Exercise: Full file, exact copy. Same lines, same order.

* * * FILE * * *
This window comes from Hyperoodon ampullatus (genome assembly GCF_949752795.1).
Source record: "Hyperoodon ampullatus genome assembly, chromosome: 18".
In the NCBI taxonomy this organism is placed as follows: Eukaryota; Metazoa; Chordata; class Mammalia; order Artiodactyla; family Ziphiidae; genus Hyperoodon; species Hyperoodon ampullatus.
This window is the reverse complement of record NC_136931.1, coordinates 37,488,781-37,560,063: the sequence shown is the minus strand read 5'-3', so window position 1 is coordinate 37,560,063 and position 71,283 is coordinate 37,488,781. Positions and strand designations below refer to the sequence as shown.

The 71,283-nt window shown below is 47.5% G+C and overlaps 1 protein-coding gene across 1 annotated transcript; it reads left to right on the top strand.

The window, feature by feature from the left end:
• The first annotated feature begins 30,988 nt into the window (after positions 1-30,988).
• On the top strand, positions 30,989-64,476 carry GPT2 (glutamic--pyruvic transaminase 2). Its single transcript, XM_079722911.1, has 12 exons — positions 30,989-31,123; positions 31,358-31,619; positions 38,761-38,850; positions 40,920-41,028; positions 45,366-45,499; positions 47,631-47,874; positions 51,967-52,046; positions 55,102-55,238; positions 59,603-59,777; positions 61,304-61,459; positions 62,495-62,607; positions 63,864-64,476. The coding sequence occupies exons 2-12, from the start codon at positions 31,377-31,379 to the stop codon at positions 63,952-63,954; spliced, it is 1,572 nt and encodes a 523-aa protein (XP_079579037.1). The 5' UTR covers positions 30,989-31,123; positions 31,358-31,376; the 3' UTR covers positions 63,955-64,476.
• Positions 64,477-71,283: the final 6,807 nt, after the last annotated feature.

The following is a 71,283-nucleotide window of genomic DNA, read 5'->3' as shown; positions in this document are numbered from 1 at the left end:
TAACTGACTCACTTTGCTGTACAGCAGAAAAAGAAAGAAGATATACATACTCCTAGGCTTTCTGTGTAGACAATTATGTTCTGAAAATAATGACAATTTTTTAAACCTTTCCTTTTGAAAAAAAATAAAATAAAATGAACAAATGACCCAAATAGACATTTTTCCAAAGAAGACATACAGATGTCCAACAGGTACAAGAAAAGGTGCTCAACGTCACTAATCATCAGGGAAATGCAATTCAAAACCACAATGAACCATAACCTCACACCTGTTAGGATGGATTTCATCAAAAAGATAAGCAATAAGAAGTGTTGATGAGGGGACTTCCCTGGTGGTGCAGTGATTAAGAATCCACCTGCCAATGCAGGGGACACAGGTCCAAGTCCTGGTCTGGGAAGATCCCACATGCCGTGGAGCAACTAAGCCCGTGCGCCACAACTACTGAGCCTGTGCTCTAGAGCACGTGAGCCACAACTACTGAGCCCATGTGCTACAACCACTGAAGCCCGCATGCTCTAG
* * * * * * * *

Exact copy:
This window comes from Hyperoodon ampullatus (genome assembly GCF_949752795.1).
Source record: "Hyperoodon ampullatus genome assembly, chromosome: 18".
In the NCBI taxonomy this organism is placed as follows: Eukaryota; Metazoa; Chordata; class Mammalia; order Artiodactyla; family Ziphiidae; genus Hyperoodon; species Hyperoodon ampullatus.
This window is the reverse complement of record NC_136931.1, coordinates 37,488,781-37,560,063: the sequence shown is the minus strand read 5'-3', so window position 1 is coordinate 37,560,063 and position 71,283 is coordinate 37,488,781. Positions and strand designations below refer to the sequence as shown.

The 71,283-nt window shown below is 47.5% G+C and overlaps 1 protein-coding gene across 1 annotated transcript; it reads left to right on the top strand.

The window, feature by feature from the left end:
• The first annotated feature begins 30,988 nt into the window (after positions 1-30,988).
• On the top strand, positions 30,989-64,476 carry GPT2 (glutamic--pyruvic transaminase 2). Its single transcript, XM_079722911.1, has 12 exons — positions 30,989-31,123; positions 31,358-31,619; positions 38,761-38,850; positions 40,920-41,028; positions 45,366-45,499; positions 47,631-47,874; positions 51,967-52,046; positions 55,102-55,238; positions 59,603-59,777; positions 61,304-61,459; positions 62,495-62,607; positions 63,864-64,476. The coding sequence occupies exons 2-12, from the start codon at positions 31,377-31,379 to the stop codon at positions 63,952-63,954; spliced, it is 1,572 nt and encodes a 523-aa protein (XP_079579037.1). The 5' UTR covers positions 30,989-31,123; positions 31,358-31,376; the 3' UTR covers positions 63,955-64,476.
• Positions 64,477-71,283: the final 6,807 nt, after the last annotated feature.

The following is a 71,283-nucleotide window of genomic DNA, read 5'->3' as shown; positions in this document are numbered from 1 at the left end:
TAACTGACTCACTTTGCTGTACAGCAGAAAAAGAAAGAAGATATACATACTCCTAGGCTTTCTGTGTAGACAATTATGTTCTGAAAATAATGACAATTTTTTAAACCTTTCCTTTTGAAAAAAAATAAAATAAAATGAACAAATGACCCAAATAGACATTTTTCCAAAGAAGACATACAGATGTCCAACAGGTACAAGAAAAGGTGCTCAACGTCACTAATCATCAGGGAAATGCAATTCAAAACCACAATGAACCATAACCTCACACCTGTTAGGATGGATTTCATCAAAAAGATAAGCAATAAGAAGTGTTGATGAGGGGACTTCCCTGGTGGTGCAGTGATTAAGAATCCACCTGCCAATGCAGGGGACACAGGTCCAAGTCCTGGTCTGGGAAGATCCCACATGCCGTGGAGCAACTAAGCCCGTGCGCCACAACTACTGAGCCTGTGCTCTAGAGCACGTGAGCCACAACTACTGAGCCCATGTGCTACAACCACTGAAGCCCGCATGCTCTAG